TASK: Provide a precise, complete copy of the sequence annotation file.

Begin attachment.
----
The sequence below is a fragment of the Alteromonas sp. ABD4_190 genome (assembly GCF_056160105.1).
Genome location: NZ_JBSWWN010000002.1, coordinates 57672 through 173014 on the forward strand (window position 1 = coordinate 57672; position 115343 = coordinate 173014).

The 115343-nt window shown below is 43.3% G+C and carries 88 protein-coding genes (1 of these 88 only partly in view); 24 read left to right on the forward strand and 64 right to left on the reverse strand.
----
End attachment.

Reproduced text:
The sequence below is a fragment of the Alteromonas sp. ABD4_190 genome (assembly GCF_056160105.1).
Genome location: NZ_JBSWWN010000002.1, coordinates 57672 through 173014 on the forward strand (window position 1 = coordinate 57672; position 115343 = coordinate 173014).

The 115343-nt window shown below is 43.3% G+C and carries 88 protein-coding genes (1 of these 88 only partly in view); 24 read left to right on the forward strand and 64 right to left on the reverse strand.